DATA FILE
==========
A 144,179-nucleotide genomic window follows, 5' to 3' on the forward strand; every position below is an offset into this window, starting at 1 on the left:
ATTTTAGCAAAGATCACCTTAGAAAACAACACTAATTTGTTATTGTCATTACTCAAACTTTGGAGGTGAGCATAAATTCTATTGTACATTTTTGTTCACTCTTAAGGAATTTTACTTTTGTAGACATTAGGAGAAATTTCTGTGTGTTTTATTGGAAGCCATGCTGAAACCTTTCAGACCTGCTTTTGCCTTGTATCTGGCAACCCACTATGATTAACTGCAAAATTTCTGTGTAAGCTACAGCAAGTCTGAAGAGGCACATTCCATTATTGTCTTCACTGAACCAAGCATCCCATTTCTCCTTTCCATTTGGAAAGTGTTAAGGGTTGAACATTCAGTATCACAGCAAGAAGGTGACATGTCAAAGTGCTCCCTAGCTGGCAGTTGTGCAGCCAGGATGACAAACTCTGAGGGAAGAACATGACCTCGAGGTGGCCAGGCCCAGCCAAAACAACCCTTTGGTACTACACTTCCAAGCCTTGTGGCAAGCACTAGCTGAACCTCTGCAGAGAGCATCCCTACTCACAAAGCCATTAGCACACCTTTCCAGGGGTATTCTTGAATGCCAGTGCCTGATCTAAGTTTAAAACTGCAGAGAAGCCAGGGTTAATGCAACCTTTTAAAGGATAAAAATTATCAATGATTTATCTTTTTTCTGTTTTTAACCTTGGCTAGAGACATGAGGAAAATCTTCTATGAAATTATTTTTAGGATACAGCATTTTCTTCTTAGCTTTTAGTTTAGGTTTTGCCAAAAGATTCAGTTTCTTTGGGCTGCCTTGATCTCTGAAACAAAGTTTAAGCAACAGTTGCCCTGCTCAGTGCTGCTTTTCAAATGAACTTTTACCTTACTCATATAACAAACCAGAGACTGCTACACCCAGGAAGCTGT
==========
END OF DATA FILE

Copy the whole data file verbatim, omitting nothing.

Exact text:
A 144,179-nucleotide genomic window follows, 5' to 3' on the forward strand; every position below is an offset into this window, starting at 1 on the left:
ATTTTAGCAAAGATCACCTTAGAAAACAACACTAATTTGTTATTGTCATTACTCAAACTTTGGAGGTGAGCATAAATTCTATTGTACATTTTTGTTCACTCTTAAGGAATTTTACTTTTGTAGACATTAGGAGAAATTTCTGTGTGTTTTATTGGAAGCCATGCTGAAACCTTTCAGACCTGCTTTTGCCTTGTATCTGGCAACCCACTATGATTAACTGCAAAATTTCTGTGTAAGCTACAGCAAGTCTGAAGAGGCACATTCCATTATTGTCTTCACTGAACCAAGCATCCCATTTCTCCTTTCCATTTGGAAAGTGTTAAGGGTTGAACATTCAGTATCACAGCAAGAAGGTGACATGTCAAAGTGCTCCCTAGCTGGCAGTTGTGCAGCCAGGATGACAAACTCTGAGGGAAGAACATGACCTCGAGGTGGCCAGGCCCAGCCAAAACAACCCTTTGGTACTACACTTCCAAGCCTTGTGGCAAGCACTAGCTGAACCTCTGCAGAGAGCATCCCTACTCACAAAGCCATTAGCACACCTTTCCAGGGGTATTCTTGAATGCCAGTGCCTGATCTAAGTTTAAAACTGCAGAGAAGCCAGGGTTAATGCAACCTTTTAAAGGATAAAAATTATCAATGATTTATCTTTTTTCTGTTTTTAACCTTGGCTAGAGACATGAGGAAAATCTTCTATGAAATTATTTTTAGGATACAGCATTTTCTTCTTAGCTTTTAGTTTAGGTTTTGCCAAAAGATTCAGTTTCTTTGGGCTGCCTTGATCTCTGAAACAAAGTTTAAGCAACAGTTGCCCTGCTCAGTGCTGCTTTTCAAATGAACTTTTACCTTACTCATATAACAAACCAGAGACTGCTACACCCAGGAAGCTGT